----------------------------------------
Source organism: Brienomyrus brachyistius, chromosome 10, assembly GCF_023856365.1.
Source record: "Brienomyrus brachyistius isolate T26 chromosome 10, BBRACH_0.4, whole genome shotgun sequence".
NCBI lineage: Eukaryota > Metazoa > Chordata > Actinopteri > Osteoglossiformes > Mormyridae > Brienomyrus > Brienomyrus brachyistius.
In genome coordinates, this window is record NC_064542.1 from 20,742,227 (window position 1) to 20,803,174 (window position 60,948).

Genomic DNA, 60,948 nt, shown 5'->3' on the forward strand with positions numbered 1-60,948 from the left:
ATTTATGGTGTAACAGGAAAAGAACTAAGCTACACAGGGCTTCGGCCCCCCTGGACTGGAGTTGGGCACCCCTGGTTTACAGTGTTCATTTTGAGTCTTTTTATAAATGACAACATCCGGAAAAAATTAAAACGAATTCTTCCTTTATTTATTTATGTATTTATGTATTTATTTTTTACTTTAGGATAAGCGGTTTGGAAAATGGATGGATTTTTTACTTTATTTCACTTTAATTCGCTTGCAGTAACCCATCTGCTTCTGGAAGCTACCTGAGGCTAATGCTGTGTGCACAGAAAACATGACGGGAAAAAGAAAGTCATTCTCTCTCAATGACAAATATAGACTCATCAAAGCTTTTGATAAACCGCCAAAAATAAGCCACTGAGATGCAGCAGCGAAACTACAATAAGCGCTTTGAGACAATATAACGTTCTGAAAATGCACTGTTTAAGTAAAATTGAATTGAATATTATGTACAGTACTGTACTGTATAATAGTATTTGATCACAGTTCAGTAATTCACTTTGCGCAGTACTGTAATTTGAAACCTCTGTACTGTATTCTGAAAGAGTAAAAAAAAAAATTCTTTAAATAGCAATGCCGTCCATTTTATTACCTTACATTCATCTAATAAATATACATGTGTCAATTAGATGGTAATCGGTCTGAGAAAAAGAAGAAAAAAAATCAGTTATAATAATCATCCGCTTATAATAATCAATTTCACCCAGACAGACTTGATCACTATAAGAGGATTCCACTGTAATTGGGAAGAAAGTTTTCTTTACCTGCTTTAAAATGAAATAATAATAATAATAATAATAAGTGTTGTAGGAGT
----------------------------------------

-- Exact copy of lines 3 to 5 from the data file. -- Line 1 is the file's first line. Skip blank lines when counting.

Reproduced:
NCBI lineage: Eukaryota > Metazoa > Chordata > Actinopteri > Osteoglossiformes > Mormyridae > Brienomyrus > Brienomyrus brachyistius.
In genome coordinates, this window is record NC_064542.1 from 20,742,227 (window position 1) to 20,803,174 (window position 60,948).

Genomic DNA, 60,948 nt, shown 5'->3' on the forward strand with positions numbered 1-60,948 from the left: